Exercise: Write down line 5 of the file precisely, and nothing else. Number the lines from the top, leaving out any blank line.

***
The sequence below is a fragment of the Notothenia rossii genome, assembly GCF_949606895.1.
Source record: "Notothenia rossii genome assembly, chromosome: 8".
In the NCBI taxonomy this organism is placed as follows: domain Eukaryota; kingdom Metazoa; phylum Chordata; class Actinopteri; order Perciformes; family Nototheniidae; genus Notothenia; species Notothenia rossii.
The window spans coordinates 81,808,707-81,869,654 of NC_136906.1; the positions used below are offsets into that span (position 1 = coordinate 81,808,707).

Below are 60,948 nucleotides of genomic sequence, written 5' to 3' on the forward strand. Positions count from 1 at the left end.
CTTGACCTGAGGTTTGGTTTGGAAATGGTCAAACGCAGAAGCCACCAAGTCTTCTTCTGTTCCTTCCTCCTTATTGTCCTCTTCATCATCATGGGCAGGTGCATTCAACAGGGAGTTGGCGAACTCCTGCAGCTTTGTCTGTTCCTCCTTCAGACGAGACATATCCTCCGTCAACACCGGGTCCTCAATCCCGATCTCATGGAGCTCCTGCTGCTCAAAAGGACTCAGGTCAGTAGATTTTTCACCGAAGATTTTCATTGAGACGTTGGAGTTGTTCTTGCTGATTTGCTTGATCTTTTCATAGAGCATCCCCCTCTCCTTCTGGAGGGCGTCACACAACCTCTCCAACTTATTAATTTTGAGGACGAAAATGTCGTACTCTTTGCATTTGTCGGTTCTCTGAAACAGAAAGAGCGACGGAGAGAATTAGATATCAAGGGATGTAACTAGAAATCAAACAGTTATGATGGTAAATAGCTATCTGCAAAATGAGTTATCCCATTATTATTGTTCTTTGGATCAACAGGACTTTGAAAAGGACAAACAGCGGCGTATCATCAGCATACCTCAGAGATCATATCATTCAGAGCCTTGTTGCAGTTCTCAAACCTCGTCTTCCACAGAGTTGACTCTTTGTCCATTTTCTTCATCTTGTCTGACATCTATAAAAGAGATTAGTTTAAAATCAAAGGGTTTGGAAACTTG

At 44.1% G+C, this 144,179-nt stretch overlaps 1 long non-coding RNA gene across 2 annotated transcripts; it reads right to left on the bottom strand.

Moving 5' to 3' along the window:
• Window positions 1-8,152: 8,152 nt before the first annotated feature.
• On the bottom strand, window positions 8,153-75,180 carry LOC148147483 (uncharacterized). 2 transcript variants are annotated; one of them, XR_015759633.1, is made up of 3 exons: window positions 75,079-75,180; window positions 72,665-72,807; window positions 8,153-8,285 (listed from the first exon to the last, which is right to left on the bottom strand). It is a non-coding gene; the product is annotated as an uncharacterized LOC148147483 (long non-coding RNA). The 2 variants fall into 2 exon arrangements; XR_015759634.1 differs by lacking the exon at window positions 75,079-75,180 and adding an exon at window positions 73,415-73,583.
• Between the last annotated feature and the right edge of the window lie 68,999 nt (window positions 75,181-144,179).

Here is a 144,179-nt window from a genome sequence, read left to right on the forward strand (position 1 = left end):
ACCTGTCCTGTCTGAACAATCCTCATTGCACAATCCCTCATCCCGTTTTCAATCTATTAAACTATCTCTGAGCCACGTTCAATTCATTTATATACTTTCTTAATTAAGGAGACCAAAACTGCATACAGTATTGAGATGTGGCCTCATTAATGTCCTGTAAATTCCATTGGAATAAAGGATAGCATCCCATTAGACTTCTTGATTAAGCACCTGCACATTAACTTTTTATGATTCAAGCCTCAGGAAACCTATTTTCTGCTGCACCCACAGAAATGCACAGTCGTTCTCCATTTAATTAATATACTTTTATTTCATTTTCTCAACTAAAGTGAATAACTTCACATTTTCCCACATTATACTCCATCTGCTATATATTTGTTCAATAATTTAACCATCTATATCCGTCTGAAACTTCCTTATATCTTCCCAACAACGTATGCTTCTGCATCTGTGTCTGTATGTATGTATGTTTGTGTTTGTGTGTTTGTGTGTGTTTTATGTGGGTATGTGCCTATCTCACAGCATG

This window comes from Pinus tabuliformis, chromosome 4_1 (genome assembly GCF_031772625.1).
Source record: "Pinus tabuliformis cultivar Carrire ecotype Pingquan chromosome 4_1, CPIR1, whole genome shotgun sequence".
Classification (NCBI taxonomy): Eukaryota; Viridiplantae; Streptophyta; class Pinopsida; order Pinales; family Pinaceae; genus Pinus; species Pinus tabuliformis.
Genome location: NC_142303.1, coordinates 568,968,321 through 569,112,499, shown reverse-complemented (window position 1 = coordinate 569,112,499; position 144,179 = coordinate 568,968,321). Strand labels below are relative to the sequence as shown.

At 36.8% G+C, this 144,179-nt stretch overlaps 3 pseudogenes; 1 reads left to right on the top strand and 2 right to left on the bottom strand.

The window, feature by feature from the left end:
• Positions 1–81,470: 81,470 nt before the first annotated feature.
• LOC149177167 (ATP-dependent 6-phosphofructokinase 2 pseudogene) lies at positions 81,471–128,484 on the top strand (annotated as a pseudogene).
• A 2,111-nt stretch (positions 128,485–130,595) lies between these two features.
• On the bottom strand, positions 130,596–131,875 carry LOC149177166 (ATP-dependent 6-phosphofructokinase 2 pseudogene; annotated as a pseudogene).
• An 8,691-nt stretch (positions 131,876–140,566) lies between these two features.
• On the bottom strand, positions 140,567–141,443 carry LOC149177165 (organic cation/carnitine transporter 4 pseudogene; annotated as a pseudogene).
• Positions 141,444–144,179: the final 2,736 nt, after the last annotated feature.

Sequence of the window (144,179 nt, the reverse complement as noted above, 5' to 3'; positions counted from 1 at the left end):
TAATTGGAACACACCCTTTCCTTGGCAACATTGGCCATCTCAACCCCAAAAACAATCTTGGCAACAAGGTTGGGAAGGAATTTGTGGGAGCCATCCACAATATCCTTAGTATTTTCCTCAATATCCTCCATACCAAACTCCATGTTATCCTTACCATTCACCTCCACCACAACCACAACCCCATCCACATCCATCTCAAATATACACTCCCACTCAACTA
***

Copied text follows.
Below are 60,948 nucleotides of genomic sequence, written 5' to 3' on the forward strand. Positions count from 1 at the left end.